Math, Science, and Computer Students: The Energy Sector Wants You

Education varies for future energy jobs, from needing a high school diploma to an advanced degree.

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Renewable fuels: While most solar panel manufacturers are overseas, especially in China, demand for solar panel installers in the United States could skyrocket over the next decade as the technology improves and equipment prices drop. A 2011 census by the Solar Foundation documents rapid near-term hiring for installers, with 24,000 positions projected to have been added from August 2011 to August 2012. Nicholson also sees career prospects for engineers and architects to plan the next generation of wind turbines and wind farms. If the electric vehicle market takes off, IT specialists will be needed to design the circuitry and components.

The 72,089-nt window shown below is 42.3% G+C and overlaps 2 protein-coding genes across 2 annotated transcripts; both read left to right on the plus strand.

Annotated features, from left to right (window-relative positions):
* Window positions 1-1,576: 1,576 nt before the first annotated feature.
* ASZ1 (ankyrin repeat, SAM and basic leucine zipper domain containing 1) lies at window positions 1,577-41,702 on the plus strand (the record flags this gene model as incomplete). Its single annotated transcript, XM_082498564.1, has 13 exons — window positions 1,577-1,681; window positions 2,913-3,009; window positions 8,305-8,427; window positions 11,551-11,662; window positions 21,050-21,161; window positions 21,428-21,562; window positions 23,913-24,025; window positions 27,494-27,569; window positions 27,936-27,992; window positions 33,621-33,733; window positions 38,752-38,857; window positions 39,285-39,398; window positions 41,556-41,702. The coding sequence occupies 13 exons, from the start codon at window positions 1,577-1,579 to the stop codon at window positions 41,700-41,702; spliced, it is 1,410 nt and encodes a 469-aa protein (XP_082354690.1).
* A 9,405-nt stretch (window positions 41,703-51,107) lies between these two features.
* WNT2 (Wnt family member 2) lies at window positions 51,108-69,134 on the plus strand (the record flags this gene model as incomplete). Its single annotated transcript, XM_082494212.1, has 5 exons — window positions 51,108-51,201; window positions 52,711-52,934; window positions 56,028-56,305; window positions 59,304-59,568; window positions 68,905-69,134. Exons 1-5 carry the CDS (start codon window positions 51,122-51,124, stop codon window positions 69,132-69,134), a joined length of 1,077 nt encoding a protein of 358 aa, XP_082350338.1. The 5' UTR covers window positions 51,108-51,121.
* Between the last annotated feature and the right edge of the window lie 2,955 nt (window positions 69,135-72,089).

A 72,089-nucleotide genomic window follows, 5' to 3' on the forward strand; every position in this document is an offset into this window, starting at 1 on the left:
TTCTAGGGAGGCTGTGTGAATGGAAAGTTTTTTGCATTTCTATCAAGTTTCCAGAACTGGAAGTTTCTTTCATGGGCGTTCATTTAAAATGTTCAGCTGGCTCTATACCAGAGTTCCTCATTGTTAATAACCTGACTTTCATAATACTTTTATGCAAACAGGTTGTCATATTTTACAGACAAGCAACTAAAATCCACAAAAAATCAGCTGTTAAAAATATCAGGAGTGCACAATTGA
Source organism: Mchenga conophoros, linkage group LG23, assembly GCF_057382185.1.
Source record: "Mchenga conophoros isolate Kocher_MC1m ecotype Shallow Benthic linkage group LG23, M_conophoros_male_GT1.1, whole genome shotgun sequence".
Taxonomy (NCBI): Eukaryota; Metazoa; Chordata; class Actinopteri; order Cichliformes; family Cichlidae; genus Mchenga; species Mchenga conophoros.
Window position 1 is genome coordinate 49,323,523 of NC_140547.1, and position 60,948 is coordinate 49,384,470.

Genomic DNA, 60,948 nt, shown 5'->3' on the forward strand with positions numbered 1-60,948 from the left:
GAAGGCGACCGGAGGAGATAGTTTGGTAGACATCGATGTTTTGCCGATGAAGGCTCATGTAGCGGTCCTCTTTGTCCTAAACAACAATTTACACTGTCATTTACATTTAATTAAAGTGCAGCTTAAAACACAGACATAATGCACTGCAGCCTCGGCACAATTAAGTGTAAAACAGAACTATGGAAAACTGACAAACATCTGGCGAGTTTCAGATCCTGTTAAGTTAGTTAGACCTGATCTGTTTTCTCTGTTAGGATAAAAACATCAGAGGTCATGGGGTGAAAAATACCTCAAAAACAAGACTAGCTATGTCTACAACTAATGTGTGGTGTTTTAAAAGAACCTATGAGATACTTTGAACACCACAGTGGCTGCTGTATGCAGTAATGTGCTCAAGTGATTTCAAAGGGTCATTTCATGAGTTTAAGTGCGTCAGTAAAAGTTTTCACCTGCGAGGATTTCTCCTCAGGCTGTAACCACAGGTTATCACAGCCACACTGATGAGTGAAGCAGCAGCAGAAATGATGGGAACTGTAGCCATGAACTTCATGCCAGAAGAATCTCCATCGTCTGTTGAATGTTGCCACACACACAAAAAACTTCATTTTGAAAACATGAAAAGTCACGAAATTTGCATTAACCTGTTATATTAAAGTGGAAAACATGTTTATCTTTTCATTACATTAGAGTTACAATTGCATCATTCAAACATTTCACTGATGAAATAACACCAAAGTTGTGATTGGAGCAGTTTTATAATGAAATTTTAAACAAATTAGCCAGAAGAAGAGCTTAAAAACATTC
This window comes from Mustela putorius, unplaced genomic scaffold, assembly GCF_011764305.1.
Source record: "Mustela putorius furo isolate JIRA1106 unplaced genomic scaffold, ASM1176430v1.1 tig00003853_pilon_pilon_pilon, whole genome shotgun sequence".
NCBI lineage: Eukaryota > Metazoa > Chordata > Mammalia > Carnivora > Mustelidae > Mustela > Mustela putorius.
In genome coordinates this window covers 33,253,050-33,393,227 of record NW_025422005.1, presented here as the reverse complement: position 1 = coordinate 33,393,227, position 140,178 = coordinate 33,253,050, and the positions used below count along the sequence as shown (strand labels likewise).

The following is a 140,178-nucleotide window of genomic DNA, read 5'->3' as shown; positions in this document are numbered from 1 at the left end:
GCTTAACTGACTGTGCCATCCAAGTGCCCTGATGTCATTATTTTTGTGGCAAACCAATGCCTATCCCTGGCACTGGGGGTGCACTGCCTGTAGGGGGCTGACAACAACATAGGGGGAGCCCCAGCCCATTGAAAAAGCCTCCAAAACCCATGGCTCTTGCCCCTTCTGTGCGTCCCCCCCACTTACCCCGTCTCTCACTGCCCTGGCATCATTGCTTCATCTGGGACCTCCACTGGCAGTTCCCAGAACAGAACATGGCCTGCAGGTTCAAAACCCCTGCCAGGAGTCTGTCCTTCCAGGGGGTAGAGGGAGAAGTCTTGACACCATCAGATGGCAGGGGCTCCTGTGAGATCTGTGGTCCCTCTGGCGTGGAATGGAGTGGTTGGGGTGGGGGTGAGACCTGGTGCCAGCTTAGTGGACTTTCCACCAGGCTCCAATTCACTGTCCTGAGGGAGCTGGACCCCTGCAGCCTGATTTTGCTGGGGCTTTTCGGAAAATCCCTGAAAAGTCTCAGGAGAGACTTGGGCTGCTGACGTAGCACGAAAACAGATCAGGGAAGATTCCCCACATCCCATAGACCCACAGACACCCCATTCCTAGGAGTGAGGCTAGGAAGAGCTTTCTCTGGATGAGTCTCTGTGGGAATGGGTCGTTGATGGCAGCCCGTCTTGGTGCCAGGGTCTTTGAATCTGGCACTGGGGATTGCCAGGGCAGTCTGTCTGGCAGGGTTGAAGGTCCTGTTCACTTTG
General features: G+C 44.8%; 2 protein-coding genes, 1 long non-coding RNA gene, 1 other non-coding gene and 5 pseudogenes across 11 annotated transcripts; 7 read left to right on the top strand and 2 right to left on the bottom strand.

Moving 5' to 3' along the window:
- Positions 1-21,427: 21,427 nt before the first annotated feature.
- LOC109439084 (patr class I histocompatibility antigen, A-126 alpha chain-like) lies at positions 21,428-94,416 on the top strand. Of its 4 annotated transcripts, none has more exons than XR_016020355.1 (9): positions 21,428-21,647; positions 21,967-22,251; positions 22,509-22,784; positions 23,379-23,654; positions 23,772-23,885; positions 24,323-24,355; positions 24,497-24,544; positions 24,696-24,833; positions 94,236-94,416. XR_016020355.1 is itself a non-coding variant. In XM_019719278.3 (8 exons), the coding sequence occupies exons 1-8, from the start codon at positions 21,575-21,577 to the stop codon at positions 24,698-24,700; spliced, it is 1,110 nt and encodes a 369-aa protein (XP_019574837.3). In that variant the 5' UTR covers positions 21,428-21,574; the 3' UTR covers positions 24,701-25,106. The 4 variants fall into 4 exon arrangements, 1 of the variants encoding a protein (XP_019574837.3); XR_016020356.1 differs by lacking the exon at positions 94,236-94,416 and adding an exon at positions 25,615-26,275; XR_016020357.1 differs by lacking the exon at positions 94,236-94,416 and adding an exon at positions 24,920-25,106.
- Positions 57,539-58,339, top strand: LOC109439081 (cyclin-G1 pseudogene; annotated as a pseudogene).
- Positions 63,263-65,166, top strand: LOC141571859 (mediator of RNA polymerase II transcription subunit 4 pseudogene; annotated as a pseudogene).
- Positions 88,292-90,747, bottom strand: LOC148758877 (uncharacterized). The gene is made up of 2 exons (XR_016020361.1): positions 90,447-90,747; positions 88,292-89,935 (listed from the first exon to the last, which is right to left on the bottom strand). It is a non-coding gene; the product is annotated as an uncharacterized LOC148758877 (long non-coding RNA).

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Smart grids/utilities: Although increased automation of energy grids is expected to result in a net loss of positions over the next decade, new ones are still being created, particularly in the area of information technology, Nicholson says. And there's always a need for technicians to install meters and engineers to design and maintain electrical systems, he adds. Nicholson anticipates stronger growth among the IT companies that develop smart-grid technology, such as the ABB Group, GE, IBM, Oracle, and Siemens. Tech-savvy college grads might want to consider Silicon Valley-inspired software startups like Arlington, Va.-based Opower and Boulder, Colo.'s Tendril and Simple Energy that specialize in new online tools to manage home-energy output and access energy-usage data.